The One Club for Creativity
#CreativeWeek22: Exploring new creative worlds
A lot of the worlds we see around us have evolved over time. As such, this has given creatives more opportunities to explore different ways of thinking and making an impact with their work. This has also meant that with the quick-evolving nature of technology, creatives are tasked with constantly thinking about how they can best use new technologies to enhance their creativity.
What is the metaverse?
Web 3.0, blockchain, metaverse, NFTs… these are all the kinds of new terms we are hearing in the evolving worlds around us. “It’s really just about this more fully immersive version of the internet,” Rolfe said. “The only limit is our imagination.”
In essence, the core qualities of the metaverse expand on the autonomy of the user. It integrates physical and digital worlds while being persistent and synchronous. The user is in control, bringing to life how they can be in charge of the metaverse.
The idea is that there isn’t one organisation that rules over the metaverse. “No one entity controls or owns it,” Rolfe said. “It’s meant to be interoperable and can be traversed in that these different entities, these different worlds that exist in it, you can actually move across them without having to log on to a different one.”
From a brand perspective, it is essential to think about this from the interoperability aspect and the experience the given brand wants to create for its customers. Where do they want to be, where do they want to go and how do they want to engage with your brand? These are the kinds of questions imperative to a successful brand relationship in the metaverse.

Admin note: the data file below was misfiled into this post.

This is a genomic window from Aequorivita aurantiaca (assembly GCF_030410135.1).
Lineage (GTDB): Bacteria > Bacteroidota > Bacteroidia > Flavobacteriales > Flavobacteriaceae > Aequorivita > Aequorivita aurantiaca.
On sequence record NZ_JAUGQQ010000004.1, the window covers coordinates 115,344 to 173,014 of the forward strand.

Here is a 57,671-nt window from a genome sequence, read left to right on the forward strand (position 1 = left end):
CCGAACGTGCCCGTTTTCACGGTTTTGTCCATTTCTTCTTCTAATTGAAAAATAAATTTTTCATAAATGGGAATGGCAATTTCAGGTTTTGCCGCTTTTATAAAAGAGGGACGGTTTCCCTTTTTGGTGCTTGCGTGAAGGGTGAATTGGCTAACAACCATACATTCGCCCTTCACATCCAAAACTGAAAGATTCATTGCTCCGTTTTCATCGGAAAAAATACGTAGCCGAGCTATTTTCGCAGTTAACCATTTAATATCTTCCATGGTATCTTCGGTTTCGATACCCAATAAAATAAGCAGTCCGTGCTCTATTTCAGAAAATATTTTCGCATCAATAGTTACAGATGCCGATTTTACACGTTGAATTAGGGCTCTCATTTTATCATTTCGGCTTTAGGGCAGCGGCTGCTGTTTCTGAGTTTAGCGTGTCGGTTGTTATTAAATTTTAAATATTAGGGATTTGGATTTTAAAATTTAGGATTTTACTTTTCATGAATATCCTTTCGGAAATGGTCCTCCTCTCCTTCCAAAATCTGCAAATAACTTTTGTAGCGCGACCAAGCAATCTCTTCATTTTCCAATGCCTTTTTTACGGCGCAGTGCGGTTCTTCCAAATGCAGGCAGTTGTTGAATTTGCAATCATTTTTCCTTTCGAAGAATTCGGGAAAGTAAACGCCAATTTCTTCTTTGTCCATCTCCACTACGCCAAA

What is the strategy?
“It’s less about [panicking] about it,” McKechnie said. “But there is going to be a point where the metaverse truly unveils itself and all the capabilities.”
It is essential to remember that the metaverse is just starting, so being experimental is probably the best foot forward at this stage. ‘Because it’s so new, there’s definitely going to be some falters along the way,” McKechnie said. “Brands are showing up in many different ways. They’re trying to define what their footprint will be in this space and what is their role within it.”
Rolfe and McKechnie believe that it’s all going to be about understanding how to effectively bridge the physical and digital. For marketers, it will be helpful to figure out how to break through all the clutter that exists in this space, currently, to ultimately see where the metaverse will land and how they should be leveraging the technology.
The ideal thing about the metaverse being so new is that it is a rich platform for learning. “As technologies get better, it becomes more of that metaverse like experience,” Rolfe said. “We’ve had learnings - how do we do them differently? How do we think about things a bit more - like a programme versus a once-off activation? How do we not just throw away past tech and how do we keep leveraging that to make more and better things?”
Sometimes, when something doesn’t work, our immediate reaction is to throw it all away. Perhaps, though, this is not the way to do it when traversing something like the metaverse. Instead, we should be thinking about how we can reintroduce an idea that we return to in a way that works a little better this time.
“The idea of the metaverse is to really look at this through a community-first, not just a corporate-first approach,” Rolfe said. “How are we building, with that community in mind, the kinds of experiences that people want?”
At the end of the day, now is the time to invest in understanding how the community can be involved in the creative process, as well as making sure that brands onboard new talent and educational opportunities to expertly traverse the metaverse.
“Get your feet wet there,” Rolfe said. “You don’t really know and learn until you do it yourself.”